At around 1.30pm the wind finally kicked and a fairly light but consistent 8-10 knots hit the course and the AP’s were dropped. We are racing in Split Fleets which again has caused a lot of discussion occuring on the beach between the sailors and Ceri Williams as many of the top guys believe split fleets don’t provide fair racing. Unfortunately, 130 guys don’t get off a startline very successfully in <19 knots so there appears to be no other solution than to race in splits. The other drama is that the fleets are split based on the FW World Rankings which don’t always reflect the order of performance (ie, guys like Antoine only compete in one event per year, so he’s deep in the list despite being World Champion). I personally can’t see any other way we could split them as the rankings is by far the fairest however today we had an example where most of us believed the Blue Fleet was more difficult than the Yellow… but there’s not much we can do about that.

Race 1 and 2 kicked off in around 10-12 knots with the majority of the fleet on 12m’s (bar Wojtek who rigged his trusty 10.7m I believe). The startline was insanely boat favoured with the course better on the right side following the beach (which would’ve been better to start on port if you could somehow cross the line) so the usual routine was to sail out to the ocean and tack across to the layline on port and then to follow the beach on the second leg. We were running inner/outer loops with the split fleets and the courses were a good 15-16 mins for the top guys which is a touch longer than usual for Poland (which I appreciated!). On the pace in the first race was Steve Allen (AUS-0) who took the bullet in the blue fleet (which I was in) however he faultered in the following races and allowed Jesper Vesterstrom (DEN-111) to nail two bullets.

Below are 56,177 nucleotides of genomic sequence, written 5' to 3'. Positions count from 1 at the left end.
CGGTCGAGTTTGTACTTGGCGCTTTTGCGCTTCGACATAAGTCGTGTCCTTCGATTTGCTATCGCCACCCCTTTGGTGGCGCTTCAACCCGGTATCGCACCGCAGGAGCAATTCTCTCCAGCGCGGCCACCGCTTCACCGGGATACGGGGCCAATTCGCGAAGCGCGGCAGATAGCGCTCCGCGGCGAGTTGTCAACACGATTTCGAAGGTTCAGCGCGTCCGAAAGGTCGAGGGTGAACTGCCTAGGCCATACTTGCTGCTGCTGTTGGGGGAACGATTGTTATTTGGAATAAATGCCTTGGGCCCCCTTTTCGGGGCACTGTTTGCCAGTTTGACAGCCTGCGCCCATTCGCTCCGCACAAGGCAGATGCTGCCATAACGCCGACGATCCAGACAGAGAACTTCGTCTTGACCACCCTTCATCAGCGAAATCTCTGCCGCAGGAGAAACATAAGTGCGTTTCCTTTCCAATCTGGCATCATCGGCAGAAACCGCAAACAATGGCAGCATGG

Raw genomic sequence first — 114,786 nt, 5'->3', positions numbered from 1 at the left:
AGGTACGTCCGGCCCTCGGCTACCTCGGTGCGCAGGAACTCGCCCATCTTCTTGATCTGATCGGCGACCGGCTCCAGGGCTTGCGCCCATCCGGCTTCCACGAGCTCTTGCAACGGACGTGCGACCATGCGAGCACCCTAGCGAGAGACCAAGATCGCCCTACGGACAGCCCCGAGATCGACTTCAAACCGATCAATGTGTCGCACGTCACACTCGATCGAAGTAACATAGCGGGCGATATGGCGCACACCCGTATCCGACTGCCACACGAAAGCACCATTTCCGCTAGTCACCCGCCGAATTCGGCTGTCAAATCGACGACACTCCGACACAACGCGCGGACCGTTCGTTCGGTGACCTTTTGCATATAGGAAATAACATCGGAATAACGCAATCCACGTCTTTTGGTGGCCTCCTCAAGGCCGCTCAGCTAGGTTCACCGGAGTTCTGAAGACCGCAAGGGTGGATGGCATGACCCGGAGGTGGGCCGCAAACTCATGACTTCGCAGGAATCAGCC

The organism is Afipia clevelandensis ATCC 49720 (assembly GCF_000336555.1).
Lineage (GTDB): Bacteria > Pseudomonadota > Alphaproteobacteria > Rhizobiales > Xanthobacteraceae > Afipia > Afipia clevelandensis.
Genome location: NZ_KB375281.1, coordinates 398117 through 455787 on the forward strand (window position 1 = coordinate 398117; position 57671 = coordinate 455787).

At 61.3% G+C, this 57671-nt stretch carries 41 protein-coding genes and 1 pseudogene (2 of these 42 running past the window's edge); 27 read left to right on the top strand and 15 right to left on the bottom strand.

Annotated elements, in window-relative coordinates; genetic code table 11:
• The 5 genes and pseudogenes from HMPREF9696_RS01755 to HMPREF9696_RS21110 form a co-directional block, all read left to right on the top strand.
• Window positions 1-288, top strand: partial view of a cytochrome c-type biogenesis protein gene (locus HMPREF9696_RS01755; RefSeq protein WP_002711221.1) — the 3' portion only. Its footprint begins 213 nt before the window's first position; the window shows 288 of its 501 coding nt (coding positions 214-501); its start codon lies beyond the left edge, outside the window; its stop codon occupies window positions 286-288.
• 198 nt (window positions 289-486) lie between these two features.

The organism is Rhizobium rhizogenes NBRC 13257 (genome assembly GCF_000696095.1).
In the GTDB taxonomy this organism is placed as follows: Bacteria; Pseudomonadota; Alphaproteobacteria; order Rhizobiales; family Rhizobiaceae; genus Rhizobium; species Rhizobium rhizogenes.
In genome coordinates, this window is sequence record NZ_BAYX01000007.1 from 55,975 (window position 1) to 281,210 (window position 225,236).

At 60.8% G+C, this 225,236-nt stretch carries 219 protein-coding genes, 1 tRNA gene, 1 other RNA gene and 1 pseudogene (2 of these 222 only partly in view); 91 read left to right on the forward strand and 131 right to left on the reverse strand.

I didn’t have the best of days personally as I had difficulty finding places on the line that weren’t behind guys like JV and Steve who were pointing stupidly high. In the second race I stripped the thread in my baseplate and so had to sail the entire course with the base sliding up and down the track
everytime I went over a wave which was pretty darn slow!! :(

Anyhow, we had a difficult fleet with plenty of guys going fast so I sat around the 12-14 mark most of the day which I wasn’t too happy with. The next few days are going to be windier and I feel I have good speed on the 11m with my new VMG Blades so hopefully I can pick up the pace a bit.

In the yellow fleet (not that I saw much of it). Gonzalo Costa Hoevel (ARG-3) had a battle all day with Dutchman Dennis Littel (NED-13) having two wins a piece. Dennis took the final race of the day (Race 4) in style winning by a considerable margin (check the second video above for a few comments from Dennis). So it appears Gonzo hasn’t lost too much speed with the new board choice of Exocet and Dennis is in contention for a podium spot if he keeps his speed up.

Tomorrow, the forecast is either NO WIND, or 18-20 knots, depending on which website you check. We know for certain the weekend will be windy and raining however we’ll find out tomorrow whether the breeze arrives earlier than Saturday… enjoy some photos from the day in the meantime…

DAY 3:

Day 3 of racing started with the decision to be made of whether we stick in the qualification fleets (blue/yellow) for 2 more races, which allowed us only 1 drop, or for 4 more races, which would allow us a second drop and a good opportunity for some of us to get some better results on the board before we go to the gold fleet racing.